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The genetic architecture of target-site resistance to pyrethroid insecticides in the African malaria vectors Anopheles gambiae and Anopheles coluzzii.

Clarkson, CS, Miles, A, Harding, NJ, O'Reilly, AO, Weetman, D, Kwiatkowski, D, Donnelly, MJ and Anopheles gambiae 1000 Genomes Consortium, The genetic architecture of target-site resistance to pyrethroid insecticides in the African malaria vectors Anopheles gambiae and Anopheles coluzzii. Molecular Ecology. ISSN 0962-1083 (Accepted)

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Abstract

Resistance to pyrethroid insecticides is a major concern for malaria vector control. Pyrethroids target the voltage-gated sodium channel (VGSC), an essential compo nent of the mosquito nervous system. Substitutions in the amino acid sequence can inducing a resistance phenotype. We use whole-genome sequence data from phase 2 of the Anopheles gambiae 1000 Genomes Project (Ag1000G) to provide a comprehensive account of genetic variation in the Vgsc gene across 13 African countries. In addition to known resistance alleles, we describe 20 other non-synonymous nucleotide substitutions at appreciable population frequency, and map these variants onto a protein model to investigate the likelihood of a pyrethroid resistance phenotypes. Thirteen of these novel alleles were found to occur almost exclusively on haplotypes carrying the known L995F kdr (knock-down resistance allele) and may enhance or compensate for the L995F resistance genotype. A novel mutation I1527T, adjacent to a predicted pyrethroid binding site, was found in tight linkage with V402L substitutions, similar to combinations associated with resistance in other insect species. We also analysed genetic backgrounds carrying resistance alleles, to determine which alleles have experienced recent positive selection, and describe ten distinct haplotype groups carrying known kdr resistance alleles. Five of these groups are observed in more than one country, in one case separated by over 3000 km, providing new information about the potential for the geographical spread of resistance. Our results demonstrate that the molecular basis of target-site pyrethroid resistance in malaria vectors is more complex than previously appreciated, and provide a foundation for the development of new genetic tools for insecticide resistance management.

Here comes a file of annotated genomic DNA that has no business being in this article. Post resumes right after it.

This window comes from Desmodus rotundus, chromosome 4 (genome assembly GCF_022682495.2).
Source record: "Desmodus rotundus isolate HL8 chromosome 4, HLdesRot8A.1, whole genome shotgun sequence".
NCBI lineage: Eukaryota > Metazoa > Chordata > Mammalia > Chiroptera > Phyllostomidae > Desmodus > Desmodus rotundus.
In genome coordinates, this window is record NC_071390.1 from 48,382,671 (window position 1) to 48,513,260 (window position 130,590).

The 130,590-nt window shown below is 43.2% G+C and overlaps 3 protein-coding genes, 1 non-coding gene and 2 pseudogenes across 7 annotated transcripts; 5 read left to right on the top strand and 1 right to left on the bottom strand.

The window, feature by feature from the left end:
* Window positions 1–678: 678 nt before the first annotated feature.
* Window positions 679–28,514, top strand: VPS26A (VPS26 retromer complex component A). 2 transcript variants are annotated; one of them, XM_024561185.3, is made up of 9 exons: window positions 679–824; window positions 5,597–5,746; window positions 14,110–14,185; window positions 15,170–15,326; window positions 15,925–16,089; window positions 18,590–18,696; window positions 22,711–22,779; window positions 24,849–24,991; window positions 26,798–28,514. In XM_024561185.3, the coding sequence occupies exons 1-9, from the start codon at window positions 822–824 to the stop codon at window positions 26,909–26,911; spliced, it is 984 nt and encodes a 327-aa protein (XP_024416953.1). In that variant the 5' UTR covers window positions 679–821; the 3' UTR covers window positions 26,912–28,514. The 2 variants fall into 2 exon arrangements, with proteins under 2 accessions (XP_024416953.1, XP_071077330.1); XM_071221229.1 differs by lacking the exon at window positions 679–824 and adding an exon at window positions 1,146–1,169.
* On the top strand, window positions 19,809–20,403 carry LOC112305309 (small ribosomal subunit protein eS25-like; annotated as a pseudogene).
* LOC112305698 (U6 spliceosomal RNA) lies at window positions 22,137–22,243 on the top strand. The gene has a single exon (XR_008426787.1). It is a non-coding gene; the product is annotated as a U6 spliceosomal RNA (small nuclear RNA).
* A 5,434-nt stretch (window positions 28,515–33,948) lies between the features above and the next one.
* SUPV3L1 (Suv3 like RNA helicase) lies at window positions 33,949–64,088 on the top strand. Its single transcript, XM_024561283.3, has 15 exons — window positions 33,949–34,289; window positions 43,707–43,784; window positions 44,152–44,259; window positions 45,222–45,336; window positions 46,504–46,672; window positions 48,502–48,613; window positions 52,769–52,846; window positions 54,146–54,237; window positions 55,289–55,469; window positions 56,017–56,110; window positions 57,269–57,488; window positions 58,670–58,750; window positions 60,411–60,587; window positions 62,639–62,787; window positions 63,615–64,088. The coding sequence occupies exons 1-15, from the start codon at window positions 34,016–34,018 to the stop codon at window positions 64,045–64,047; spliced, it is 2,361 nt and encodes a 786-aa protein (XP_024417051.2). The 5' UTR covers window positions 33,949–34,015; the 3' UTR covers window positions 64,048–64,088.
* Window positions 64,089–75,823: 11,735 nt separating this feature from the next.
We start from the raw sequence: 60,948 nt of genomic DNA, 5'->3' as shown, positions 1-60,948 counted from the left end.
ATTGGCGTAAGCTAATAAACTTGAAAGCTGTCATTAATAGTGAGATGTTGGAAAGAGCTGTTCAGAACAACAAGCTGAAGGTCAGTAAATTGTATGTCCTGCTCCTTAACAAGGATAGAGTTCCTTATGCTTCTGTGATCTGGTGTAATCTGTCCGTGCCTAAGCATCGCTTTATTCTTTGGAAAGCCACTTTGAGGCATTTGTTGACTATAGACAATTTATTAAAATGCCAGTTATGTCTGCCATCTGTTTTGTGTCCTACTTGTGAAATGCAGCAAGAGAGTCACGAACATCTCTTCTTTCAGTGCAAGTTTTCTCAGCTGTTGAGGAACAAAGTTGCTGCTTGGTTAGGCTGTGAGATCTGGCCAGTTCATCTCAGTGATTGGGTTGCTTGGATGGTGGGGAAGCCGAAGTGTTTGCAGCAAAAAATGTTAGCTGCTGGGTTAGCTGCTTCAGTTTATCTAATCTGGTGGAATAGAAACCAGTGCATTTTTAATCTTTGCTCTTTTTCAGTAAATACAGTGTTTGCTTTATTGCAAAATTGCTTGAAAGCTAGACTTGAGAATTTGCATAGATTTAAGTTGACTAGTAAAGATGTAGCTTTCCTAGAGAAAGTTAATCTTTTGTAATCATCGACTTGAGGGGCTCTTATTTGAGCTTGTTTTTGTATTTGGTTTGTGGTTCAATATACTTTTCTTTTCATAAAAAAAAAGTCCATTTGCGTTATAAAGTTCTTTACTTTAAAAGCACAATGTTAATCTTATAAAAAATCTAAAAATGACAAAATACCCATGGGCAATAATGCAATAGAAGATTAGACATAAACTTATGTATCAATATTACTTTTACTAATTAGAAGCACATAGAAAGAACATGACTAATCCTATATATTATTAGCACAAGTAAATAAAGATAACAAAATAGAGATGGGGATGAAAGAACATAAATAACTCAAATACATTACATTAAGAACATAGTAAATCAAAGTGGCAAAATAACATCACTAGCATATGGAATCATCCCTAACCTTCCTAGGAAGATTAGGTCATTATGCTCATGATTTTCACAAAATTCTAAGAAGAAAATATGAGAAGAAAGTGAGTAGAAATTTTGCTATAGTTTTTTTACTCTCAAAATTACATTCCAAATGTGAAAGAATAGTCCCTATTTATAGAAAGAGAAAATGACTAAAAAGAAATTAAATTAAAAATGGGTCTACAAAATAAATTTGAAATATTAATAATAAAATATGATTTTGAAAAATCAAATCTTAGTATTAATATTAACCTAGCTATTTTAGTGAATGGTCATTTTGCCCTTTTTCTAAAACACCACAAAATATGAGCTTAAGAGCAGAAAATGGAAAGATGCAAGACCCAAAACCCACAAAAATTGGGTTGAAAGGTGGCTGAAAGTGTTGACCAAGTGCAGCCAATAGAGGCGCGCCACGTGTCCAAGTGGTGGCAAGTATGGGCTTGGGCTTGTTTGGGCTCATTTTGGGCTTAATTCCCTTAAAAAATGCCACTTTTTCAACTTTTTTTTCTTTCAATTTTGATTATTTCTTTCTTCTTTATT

Item Type: Article
Uncontrolled Keywords: 06 Biological Sciences
Subjects: Q Science > QR Microbiology
Divisions: Biological & Environmental Sciences (new Sep 19)
Publisher: Wiley
Related URLs:
Date Deposited: 22 Feb 2021 12:13
Last Modified: 22 Feb 2021 12:15
DOI or Identification number: 10.1111/mec.15845
URI: https://researchonline.ljmu.ac.uk/id/eprint/14495

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